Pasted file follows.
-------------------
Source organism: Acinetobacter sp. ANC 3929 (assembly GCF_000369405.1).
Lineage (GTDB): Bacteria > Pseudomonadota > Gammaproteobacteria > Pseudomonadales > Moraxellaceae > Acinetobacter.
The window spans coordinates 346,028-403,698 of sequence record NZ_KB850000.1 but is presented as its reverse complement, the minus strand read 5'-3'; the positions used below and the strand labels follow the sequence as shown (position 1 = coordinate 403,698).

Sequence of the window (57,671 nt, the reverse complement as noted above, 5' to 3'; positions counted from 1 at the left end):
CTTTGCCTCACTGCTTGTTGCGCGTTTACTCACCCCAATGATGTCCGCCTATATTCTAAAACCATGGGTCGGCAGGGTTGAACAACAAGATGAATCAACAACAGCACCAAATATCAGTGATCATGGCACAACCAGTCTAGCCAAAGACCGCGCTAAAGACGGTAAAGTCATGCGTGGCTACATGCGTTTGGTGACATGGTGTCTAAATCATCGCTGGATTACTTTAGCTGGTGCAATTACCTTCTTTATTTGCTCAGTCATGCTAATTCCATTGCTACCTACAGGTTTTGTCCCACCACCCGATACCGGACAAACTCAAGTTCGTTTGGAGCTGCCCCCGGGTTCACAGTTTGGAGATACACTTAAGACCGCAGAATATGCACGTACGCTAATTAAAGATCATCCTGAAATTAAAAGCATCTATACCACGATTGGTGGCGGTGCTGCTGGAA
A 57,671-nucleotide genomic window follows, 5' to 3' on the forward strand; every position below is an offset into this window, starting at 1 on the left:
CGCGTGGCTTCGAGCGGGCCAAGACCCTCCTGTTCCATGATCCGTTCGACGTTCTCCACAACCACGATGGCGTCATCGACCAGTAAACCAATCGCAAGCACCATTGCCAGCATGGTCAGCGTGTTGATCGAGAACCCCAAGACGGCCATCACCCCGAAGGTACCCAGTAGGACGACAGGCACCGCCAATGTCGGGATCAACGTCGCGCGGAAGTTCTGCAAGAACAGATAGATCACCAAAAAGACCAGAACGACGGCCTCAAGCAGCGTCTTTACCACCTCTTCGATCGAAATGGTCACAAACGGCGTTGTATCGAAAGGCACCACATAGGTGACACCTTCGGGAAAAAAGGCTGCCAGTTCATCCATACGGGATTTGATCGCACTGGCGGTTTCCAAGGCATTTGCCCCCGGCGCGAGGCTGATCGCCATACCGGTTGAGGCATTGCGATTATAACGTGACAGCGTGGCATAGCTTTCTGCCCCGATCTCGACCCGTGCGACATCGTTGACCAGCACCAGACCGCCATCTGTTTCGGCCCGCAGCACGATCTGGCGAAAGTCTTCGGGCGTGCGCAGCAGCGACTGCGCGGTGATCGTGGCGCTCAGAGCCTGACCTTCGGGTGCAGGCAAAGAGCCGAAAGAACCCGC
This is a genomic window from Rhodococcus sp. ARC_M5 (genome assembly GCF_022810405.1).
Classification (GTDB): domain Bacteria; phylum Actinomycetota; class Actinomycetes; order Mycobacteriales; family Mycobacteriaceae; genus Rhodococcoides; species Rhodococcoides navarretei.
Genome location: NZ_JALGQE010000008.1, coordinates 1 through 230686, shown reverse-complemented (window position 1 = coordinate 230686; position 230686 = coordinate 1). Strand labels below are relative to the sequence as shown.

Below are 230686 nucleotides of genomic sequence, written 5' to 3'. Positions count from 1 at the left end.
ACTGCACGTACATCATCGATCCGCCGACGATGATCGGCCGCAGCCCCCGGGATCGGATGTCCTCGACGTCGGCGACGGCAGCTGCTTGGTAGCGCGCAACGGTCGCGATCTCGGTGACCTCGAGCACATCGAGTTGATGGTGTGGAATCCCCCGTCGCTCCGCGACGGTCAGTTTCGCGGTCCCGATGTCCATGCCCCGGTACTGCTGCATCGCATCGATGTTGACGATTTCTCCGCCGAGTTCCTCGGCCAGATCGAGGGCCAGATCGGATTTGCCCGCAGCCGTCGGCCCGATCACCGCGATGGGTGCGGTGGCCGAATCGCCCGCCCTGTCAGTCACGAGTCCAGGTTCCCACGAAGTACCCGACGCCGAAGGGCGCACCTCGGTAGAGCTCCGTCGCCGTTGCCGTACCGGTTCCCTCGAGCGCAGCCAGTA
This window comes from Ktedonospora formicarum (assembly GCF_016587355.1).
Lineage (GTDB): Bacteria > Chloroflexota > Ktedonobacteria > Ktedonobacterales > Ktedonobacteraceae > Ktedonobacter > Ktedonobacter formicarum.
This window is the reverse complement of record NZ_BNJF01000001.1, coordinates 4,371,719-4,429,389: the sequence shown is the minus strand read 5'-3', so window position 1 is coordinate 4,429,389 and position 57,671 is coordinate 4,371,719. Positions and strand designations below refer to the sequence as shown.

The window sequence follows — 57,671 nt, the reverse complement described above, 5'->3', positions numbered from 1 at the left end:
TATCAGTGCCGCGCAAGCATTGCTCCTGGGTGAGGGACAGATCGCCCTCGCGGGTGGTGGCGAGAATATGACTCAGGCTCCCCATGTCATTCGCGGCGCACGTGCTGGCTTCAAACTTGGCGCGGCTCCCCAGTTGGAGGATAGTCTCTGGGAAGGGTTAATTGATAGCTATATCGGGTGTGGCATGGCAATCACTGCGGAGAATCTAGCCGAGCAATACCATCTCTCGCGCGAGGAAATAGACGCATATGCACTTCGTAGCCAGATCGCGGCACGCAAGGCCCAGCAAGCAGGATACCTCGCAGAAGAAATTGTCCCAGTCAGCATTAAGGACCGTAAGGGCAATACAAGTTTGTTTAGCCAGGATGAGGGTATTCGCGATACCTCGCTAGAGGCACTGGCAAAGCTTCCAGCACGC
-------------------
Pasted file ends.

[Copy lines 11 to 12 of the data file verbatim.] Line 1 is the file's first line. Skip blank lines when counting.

Below are 230686 nucleotides of genomic sequence, written 5' to 3'. Positions count from 1 at the left end.
ACTGCACGTACATCATCGATCCGCCGACGATGATCGGCCGCAGCCCCCGGGATCGGATGTCCTCGACGTCGGCGACGGCAGCTGCTTGGTAGCGCGCAACGGTCGCGATCTCGGTGACCTCGAGCACATCGAGTTGATGGTGTGGAATCCCCCGTCGCTCCGCGACGGTCAGTTTCGCGGTCCCGATGTCCATGCCCCGGTACTGCTGCATCGCATCGATGTTGACGATTTCTCCGCCGAGTTCCTCGGCCAGATCGAGGGCCAGATCGGATTTGCCCGCAGCCGTCGGCCCGATCACCGCGATGGGTGCGGTGGCCGAATCGCCCGCCCTGTCAGTCACGAGTCCAGGTTCCCACGAAGTACCCGACGCCGAAGGGCGCACCTCGGTAGAGCTCCGTCGCCGTTGCCGTACCGGTTCCCTCGAGCGCAGCCAGTA